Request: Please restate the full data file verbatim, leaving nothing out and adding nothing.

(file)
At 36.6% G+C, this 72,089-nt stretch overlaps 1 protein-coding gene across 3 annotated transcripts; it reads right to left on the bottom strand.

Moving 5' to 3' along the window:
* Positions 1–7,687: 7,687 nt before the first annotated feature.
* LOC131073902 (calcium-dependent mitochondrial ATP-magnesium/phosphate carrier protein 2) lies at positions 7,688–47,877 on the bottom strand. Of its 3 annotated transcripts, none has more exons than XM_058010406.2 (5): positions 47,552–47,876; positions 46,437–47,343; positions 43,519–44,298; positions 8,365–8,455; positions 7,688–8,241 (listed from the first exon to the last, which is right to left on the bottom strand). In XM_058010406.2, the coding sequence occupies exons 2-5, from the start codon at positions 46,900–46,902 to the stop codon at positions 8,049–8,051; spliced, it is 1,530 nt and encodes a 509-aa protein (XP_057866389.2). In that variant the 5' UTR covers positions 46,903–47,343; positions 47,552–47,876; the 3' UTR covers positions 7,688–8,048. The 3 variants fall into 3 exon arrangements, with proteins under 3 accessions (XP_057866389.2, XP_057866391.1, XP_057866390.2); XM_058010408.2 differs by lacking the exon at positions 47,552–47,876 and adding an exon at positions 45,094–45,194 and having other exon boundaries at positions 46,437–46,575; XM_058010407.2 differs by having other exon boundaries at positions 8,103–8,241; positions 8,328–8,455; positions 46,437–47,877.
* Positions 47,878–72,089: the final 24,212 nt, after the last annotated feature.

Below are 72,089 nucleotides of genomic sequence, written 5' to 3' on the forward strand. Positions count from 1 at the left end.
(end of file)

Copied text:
At 36.6% G+C, this 72,089-nt stretch overlaps 1 protein-coding gene across 3 annotated transcripts; it reads right to left on the bottom strand.

Moving 5' to 3' along the window:
* Positions 1–7,687: 7,687 nt before the first annotated feature.
* LOC131073902 (calcium-dependent mitochondrial ATP-magnesium/phosphate carrier protein 2) lies at positions 7,688–47,877 on the bottom strand. Of its 3 annotated transcripts, none has more exons than XM_058010406.2 (5): positions 47,552–47,876; positions 46,437–47,343; positions 43,519–44,298; positions 8,365–8,455; positions 7,688–8,241 (listed from the first exon to the last, which is right to left on the bottom strand). In XM_058010406.2, the coding sequence occupies exons 2-5, from the start codon at positions 46,900–46,902 to the stop codon at positions 8,049–8,051; spliced, it is 1,530 nt and encodes a 509-aa protein (XP_057866389.2). In that variant the 5' UTR covers positions 46,903–47,343; positions 47,552–47,876; the 3' UTR covers positions 7,688–8,048. The 3 variants fall into 3 exon arrangements, with proteins under 3 accessions (XP_057866389.2, XP_057866391.1, XP_057866390.2); XM_058010408.2 differs by lacking the exon at positions 47,552–47,876 and adding an exon at positions 45,094–45,194 and having other exon boundaries at positions 46,437–46,575; XM_058010407.2 differs by having other exon boundaries at positions 8,103–8,241; positions 8,328–8,455; positions 46,437–47,877.
* Positions 47,878–72,089: the final 24,212 nt, after the last annotated feature.

Below are 72,089 nucleotides of genomic sequence, written 5' to 3' on the forward strand. Positions count from 1 at the left end.